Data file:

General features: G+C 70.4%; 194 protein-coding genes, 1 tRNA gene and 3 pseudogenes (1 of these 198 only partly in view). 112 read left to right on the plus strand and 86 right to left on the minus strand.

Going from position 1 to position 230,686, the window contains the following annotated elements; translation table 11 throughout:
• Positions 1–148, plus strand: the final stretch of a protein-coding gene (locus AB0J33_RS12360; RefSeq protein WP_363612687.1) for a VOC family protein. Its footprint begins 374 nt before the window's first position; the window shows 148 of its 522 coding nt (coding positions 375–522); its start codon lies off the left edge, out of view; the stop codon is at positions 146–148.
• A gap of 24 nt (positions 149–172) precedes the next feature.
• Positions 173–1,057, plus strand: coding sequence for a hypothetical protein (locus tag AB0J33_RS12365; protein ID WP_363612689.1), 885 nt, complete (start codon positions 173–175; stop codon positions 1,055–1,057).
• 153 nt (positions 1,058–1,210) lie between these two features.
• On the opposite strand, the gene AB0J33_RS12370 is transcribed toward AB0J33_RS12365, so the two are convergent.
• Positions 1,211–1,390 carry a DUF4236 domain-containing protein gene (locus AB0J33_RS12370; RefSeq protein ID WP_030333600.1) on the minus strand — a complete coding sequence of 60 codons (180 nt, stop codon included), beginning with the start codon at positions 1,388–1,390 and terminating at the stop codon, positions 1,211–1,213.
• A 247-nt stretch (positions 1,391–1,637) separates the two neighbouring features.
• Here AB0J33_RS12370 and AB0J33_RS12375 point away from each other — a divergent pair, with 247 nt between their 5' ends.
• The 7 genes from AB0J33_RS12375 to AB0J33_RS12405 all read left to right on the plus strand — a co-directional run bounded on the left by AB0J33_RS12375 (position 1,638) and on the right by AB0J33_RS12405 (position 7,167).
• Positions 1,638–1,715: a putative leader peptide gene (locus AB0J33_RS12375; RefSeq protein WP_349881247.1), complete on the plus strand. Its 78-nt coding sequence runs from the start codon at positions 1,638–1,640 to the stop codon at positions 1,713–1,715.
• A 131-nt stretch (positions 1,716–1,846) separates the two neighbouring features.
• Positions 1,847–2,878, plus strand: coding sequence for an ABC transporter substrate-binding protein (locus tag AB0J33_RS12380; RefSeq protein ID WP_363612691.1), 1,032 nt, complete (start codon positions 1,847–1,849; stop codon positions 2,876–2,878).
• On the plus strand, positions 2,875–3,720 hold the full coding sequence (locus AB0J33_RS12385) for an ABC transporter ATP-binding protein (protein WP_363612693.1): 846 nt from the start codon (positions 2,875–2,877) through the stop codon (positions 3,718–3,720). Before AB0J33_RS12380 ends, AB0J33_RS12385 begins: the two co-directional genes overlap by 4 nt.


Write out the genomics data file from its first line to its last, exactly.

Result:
General features: G+C 70.4%; 194 protein-coding genes, 1 tRNA gene and 3 pseudogenes (1 of these 198 only partly in view). 112 read left to right on the plus strand and 86 right to left on the minus strand.

Going from position 1 to position 230,686, the window contains the following annotated elements; translation table 11 throughout:
• Positions 1–148, plus strand: the final stretch of a protein-coding gene (locus AB0J33_RS12360; RefSeq protein WP_363612687.1) for a VOC family protein. Its footprint begins 374 nt before the window's first position; the window shows 148 of its 522 coding nt (coding positions 375–522); its start codon lies off the left edge, out of view; the stop codon is at positions 146–148.
• A gap of 24 nt (positions 149–172) precedes the next feature.
• Positions 173–1,057, plus strand: coding sequence for a hypothetical protein (locus tag AB0J33_RS12365; protein ID WP_363612689.1), 885 nt, complete (start codon positions 173–175; stop codon positions 1,055–1,057).
• 153 nt (positions 1,058–1,210) lie between these two features.
• On the opposite strand, the gene AB0J33_RS12370 is transcribed toward AB0J33_RS12365, so the two are convergent.
• Positions 1,211–1,390 carry a DUF4236 domain-containing protein gene (locus AB0J33_RS12370; RefSeq protein ID WP_030333600.1) on the minus strand — a complete coding sequence of 60 codons (180 nt, stop codon included), beginning with the start codon at positions 1,388–1,390 and terminating at the stop codon, positions 1,211–1,213.
• A 247-nt stretch (positions 1,391–1,637) separates the two neighbouring features.
• Here AB0J33_RS12370 and AB0J33_RS12375 point away from each other — a divergent pair, with 247 nt between their 5' ends.
• The 7 genes from AB0J33_RS12375 to AB0J33_RS12405 all read left to right on the plus strand — a co-directional run bounded on the left by AB0J33_RS12375 (position 1,638) and on the right by AB0J33_RS12405 (position 7,167).
• Positions 1,638–1,715: a putative leader peptide gene (locus AB0J33_RS12375; RefSeq protein WP_349881247.1), complete on the plus strand. Its 78-nt coding sequence runs from the start codon at positions 1,638–1,640 to the stop codon at positions 1,713–1,715.
• A 131-nt stretch (positions 1,716–1,846) separates the two neighbouring features.
• Positions 1,847–2,878, plus strand: coding sequence for an ABC transporter substrate-binding protein (locus tag AB0J33_RS12380; RefSeq protein ID WP_363612691.1), 1,032 nt, complete (start codon positions 1,847–1,849; stop codon positions 2,876–2,878).
• On the plus strand, positions 2,875–3,720 hold the full coding sequence (locus AB0J33_RS12385) for an ABC transporter ATP-binding protein (protein WP_363612693.1): 846 nt from the start codon (positions 2,875–2,877) through the stop codon (positions 3,718–3,720). Before AB0J33_RS12380 ends, AB0J33_RS12385 begins: the two co-directional genes overlap by 4 nt.